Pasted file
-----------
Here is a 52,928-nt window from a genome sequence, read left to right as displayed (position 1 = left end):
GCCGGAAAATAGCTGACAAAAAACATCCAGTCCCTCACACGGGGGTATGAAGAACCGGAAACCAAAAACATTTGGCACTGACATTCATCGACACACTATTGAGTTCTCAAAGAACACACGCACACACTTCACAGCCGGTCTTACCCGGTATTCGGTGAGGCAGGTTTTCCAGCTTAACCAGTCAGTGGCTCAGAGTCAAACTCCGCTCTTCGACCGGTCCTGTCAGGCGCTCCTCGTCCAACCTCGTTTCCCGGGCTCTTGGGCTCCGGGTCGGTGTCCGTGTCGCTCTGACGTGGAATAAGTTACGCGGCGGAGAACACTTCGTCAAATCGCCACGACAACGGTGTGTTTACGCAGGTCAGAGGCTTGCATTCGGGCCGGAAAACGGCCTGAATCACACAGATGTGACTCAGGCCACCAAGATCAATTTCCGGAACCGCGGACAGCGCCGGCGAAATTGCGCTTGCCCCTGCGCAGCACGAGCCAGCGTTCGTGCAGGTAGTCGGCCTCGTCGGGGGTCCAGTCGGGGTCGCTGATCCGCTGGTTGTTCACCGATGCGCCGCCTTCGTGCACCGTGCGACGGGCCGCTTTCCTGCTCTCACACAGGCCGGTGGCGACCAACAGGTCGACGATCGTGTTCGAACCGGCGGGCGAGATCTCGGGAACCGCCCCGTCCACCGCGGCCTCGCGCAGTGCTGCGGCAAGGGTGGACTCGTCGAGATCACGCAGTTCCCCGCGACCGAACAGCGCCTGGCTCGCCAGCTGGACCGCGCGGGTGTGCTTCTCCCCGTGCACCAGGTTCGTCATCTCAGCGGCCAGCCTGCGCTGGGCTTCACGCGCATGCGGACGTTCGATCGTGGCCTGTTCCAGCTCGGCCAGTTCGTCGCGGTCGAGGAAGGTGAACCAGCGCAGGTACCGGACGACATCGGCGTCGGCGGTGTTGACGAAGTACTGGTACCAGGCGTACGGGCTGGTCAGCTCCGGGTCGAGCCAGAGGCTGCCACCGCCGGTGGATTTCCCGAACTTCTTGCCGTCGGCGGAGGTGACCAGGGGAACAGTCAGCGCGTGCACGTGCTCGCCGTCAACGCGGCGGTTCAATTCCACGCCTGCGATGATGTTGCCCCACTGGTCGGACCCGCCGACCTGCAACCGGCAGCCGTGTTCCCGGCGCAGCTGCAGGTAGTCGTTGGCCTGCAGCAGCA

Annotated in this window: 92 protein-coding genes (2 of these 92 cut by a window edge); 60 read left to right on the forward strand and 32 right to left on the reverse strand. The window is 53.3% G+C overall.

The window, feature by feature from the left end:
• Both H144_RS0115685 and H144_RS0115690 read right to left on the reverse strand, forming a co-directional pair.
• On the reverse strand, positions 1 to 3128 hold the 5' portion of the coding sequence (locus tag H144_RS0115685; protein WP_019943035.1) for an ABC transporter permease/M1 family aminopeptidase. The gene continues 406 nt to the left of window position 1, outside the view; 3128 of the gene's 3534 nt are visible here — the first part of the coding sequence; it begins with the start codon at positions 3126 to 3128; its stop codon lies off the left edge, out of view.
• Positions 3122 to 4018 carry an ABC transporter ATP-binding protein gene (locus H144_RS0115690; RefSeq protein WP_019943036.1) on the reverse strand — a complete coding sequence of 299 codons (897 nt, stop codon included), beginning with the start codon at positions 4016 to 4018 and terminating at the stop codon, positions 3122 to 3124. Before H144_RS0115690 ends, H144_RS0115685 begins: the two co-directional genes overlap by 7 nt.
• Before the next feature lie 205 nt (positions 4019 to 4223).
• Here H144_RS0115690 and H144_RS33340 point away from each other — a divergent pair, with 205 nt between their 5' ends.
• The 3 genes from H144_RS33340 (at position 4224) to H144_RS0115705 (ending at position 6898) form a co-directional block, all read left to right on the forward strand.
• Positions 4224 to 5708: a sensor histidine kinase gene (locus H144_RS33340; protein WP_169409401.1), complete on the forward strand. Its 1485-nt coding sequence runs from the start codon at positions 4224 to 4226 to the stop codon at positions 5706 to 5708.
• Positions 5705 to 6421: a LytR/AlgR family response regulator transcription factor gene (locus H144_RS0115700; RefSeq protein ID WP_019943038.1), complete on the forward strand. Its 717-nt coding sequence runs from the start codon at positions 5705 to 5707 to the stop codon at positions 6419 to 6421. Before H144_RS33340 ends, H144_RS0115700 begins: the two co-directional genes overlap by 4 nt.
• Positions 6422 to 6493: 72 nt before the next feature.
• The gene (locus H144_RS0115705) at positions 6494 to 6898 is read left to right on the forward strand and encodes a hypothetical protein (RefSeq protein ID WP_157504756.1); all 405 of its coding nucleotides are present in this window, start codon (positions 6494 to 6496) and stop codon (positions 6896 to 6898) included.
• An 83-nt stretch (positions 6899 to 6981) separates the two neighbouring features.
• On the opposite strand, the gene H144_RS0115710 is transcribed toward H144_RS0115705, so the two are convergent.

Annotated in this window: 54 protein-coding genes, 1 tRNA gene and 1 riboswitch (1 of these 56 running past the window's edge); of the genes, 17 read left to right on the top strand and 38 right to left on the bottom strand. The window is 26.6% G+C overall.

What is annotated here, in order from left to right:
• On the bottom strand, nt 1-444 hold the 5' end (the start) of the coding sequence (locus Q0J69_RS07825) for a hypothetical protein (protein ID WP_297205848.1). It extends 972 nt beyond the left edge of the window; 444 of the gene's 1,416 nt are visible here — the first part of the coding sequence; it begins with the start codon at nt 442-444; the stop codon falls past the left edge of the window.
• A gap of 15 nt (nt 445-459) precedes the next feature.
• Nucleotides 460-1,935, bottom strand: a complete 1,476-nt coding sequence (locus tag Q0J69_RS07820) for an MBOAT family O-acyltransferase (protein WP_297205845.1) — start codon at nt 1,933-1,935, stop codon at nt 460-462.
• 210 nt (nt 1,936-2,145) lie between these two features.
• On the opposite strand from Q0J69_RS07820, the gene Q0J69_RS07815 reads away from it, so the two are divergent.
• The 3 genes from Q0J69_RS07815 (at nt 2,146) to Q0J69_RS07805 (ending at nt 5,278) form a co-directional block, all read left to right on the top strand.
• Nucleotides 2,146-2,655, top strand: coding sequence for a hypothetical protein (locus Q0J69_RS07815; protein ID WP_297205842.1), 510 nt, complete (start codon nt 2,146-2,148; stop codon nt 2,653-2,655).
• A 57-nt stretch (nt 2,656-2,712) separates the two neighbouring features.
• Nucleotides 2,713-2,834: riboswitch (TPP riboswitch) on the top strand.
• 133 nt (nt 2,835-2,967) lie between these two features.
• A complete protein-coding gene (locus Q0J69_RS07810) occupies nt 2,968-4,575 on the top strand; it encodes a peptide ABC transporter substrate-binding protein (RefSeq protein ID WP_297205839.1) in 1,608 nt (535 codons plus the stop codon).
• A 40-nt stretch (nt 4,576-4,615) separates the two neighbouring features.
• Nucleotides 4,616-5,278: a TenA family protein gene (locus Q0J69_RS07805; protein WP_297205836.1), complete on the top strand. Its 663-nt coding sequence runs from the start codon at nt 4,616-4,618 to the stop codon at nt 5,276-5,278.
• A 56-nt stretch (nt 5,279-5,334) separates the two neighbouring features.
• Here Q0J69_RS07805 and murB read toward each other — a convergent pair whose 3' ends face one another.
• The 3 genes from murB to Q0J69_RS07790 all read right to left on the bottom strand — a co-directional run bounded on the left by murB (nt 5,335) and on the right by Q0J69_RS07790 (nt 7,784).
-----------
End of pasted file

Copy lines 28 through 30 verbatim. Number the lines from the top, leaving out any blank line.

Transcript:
• 133 nt (nt 2,835-2,967) lie between these two features.
• A complete protein-coding gene (locus Q0J69_RS07810) occupies nt 2,968-4,575 on the top strand; it encodes a peptide ABC transporter substrate-binding protein (RefSeq protein ID WP_297205839.1) in 1,608 nt (535 codons plus the stop codon).
• A 40-nt stretch (nt 4,576-4,615) separates the two neighbouring features.